The Psychological and Social Factors that Influence Moral Transference

Katherine O'Lone

Research output: ThesisDoctoral Thesis

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Research has revealed that our moral dispositions and preferences are dynamic, not static. Our previous decisions, as well as the decisions of others like us, influence our subsequent moral activities. For example, the performance or recollection of past transgressions often compels us to compensate by engaging in good deeds, i.e., moral “cleansing”. On the other hand, after performing or recalling our own good deeds – or those of in-group members – we may feel “licensed” to act immorally. These two separate but complimentary mechanisms (i.e., moral licensing and cleansing) form a model of moral behaviour termed moral compensation. The Moral compensation model allows us to entertain a “debits and credits” conceptualisation of moral behaviour but it cannot adequately account for the flexibility of our day-to-day moral behaviour. The purpose of this thesis is to investigate instances of moral transference, i.e., episodes where past (im)moral behaviour is displaced into the present, where past in-group behaviour is displaced onto us, and where moral imperatives are displaced onto other (e.g., supernatural) agents.
The methods used in this research are varied and include self-report, memory recall, implicit association testing and perceptual judgement. Using a novel confession paradigm, Chapter 3 explores whether the performance of a false confession can alleviate guilt for an unrelated past transgression. Chapter 4 investigates whether the recollection of a past unethical behaviour can trigger increased sensitivity to cues of social surveillance. Chapter 5 probes the effect of surveillance cues on confessional behaviour and seeks to discover whether such cues trigger voluntary confession as a means of mitigating possible punishment. Chapter 6 considers the role of forgiving God concepts on people’s endorsement of state-sanctioned punishment, in particular whether such concepts restrict the tendency for individuals to “outsource” the responsibility of punishment to God. Chapter 7 explores whether information about ingroup (im)morality triggers vicarious moral compensation effects.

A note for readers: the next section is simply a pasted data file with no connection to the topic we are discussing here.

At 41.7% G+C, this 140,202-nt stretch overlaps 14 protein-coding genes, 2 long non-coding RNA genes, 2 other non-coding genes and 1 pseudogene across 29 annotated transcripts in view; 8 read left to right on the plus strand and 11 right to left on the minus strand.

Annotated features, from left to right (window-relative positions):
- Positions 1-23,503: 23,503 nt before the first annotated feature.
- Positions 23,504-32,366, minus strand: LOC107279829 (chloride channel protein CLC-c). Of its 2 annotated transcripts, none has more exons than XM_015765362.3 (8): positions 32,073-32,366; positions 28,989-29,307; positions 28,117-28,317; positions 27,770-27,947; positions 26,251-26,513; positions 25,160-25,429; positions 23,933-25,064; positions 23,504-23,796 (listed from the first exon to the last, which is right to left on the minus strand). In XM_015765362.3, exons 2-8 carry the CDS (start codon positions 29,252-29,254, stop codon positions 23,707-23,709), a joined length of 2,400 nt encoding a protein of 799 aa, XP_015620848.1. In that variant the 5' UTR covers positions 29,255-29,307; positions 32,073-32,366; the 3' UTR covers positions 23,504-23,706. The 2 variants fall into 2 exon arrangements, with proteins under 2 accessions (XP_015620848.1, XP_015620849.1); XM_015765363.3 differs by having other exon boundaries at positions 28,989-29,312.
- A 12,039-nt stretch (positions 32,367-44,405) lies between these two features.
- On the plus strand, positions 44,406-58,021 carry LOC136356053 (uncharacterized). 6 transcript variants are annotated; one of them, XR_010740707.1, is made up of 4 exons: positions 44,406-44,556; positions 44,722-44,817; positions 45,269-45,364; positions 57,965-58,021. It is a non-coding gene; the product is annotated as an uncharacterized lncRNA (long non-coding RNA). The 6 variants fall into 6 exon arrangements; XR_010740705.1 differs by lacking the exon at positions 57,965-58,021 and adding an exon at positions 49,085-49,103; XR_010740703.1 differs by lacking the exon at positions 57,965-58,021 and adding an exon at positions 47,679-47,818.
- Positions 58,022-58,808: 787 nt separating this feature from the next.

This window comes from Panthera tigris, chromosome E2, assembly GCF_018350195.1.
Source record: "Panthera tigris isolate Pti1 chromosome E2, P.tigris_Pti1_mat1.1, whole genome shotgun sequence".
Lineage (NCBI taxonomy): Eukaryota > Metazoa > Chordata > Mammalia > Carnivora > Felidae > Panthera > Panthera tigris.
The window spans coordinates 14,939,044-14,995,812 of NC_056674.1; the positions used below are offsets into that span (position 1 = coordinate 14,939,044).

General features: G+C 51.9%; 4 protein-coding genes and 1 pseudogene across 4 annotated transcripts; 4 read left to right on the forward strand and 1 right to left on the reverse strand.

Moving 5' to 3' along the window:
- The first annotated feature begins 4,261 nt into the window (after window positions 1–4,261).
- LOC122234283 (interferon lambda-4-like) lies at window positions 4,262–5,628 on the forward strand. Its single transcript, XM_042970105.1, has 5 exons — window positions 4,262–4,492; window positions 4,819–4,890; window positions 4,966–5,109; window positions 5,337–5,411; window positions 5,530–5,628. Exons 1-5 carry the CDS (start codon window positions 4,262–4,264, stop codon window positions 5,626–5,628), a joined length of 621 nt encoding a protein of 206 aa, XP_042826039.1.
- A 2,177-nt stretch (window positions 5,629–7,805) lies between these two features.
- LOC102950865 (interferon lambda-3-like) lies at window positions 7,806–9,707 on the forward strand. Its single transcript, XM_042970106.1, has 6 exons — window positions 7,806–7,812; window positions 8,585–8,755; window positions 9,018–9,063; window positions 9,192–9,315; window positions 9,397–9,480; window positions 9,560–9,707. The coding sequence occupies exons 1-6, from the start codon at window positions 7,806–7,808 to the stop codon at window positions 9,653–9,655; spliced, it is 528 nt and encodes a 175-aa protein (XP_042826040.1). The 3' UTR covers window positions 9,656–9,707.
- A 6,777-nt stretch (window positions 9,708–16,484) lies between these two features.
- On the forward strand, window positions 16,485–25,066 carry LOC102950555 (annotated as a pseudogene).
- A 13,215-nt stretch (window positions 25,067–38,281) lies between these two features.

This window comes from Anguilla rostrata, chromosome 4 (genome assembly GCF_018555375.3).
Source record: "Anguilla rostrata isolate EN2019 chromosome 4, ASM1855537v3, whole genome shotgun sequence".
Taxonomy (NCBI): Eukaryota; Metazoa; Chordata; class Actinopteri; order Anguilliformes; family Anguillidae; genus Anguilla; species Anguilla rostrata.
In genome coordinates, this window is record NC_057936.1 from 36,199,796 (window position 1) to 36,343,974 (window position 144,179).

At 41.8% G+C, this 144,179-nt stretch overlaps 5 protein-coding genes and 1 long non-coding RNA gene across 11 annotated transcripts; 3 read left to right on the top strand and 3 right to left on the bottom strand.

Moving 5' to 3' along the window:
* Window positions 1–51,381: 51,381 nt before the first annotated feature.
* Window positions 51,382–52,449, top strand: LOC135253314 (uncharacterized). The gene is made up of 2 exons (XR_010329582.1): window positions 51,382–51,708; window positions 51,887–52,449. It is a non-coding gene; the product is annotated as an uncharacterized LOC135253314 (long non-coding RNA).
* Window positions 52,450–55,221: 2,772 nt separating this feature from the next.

This thesis concludes that – contra the moral compensation model – our everyday moral behaviours are influenced by more than a process of moral self-regulation. I further conclude that religious affiliation and beliefs are important factors influencing the mechanism of moral transference.
Original languageEnglish
Awarding Institution
  • Royal Holloway, University of London
  • McKay, Ryan, Supervisor
Thesis sponsors
Award date1 Feb 2019
Publication statusUnpublished - 2018


  • Religious priming
  • social cognition
  • moral psychology
  • cognitive science of religion
  • supernatural agent beliefs

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